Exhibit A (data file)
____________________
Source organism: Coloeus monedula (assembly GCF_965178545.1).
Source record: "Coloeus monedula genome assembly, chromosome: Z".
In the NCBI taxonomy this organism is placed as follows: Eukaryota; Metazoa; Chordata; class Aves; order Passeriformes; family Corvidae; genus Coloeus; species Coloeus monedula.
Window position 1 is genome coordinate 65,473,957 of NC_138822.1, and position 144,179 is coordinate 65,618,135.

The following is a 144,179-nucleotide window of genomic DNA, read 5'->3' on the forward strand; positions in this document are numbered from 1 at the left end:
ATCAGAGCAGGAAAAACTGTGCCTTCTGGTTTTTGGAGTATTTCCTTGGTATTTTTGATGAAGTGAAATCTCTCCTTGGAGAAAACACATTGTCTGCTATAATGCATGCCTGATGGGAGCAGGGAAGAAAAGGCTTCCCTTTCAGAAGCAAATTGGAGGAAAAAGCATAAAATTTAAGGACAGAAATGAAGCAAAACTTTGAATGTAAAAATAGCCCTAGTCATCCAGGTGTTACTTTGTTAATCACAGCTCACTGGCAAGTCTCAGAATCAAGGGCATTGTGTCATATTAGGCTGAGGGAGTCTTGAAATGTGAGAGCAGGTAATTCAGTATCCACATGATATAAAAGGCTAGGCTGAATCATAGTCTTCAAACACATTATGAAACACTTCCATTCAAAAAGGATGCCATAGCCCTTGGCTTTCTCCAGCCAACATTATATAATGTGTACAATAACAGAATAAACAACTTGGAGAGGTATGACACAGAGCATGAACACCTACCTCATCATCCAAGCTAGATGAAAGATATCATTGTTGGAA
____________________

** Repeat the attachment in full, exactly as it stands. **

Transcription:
Source organism: Coloeus monedula (assembly GCF_965178545.1).
Source record: "Coloeus monedula genome assembly, chromosome: Z".
In the NCBI taxonomy this organism is placed as follows: Eukaryota; Metazoa; Chordata; class Aves; order Passeriformes; family Corvidae; genus Coloeus; species Coloeus monedula.
Window position 1 is genome coordinate 65,473,957 of NC_138822.1, and position 144,179 is coordinate 65,618,135.

The following is a 144,179-nucleotide window of genomic DNA, read 5'->3' on the forward strand; positions in this document are numbered from 1 at the left end:
ATCAGAGCAGGAAAAACTGTGCCTTCTGGTTTTTGGAGTATTTCCTTGGTATTTTTGATGAAGTGAAATCTCTCCTTGGAGAAAACACATTGTCTGCTATAATGCATGCCTGATGGGAGCAGGGAAGAAAAGGCTTCCCTTTCAGAAGCAAATTGGAGGAAAAAGCATAAAATTTAAGGACAGAAATGAAGCAAAACTTTGAATGTAAAAATAGCCCTAGTCATCCAGGTGTTACTTTGTTAATCACAGCTCACTGGCAAGTCTCAGAATCAAGGGCATTGTGTCATATTAGGCTGAGGGAGTCTTGAAATGTGAGAGCAGGTAATTCAGTATCCACATGATATAAAAGGCTAGGCTGAATCATAGTCTTCAAACACATTATGAAACACTTCCATTCAAAAAGGATGCCATAGCCCTTGGCTTTCTCCAGCCAACATTATATAATGTGTACAATAACAGAATAAACAACTTGGAGAGGTATGACACAGAGCATGAACACCTACCTCATCATCCAAGCTAGATGAAAGATATCATTGTTGGAA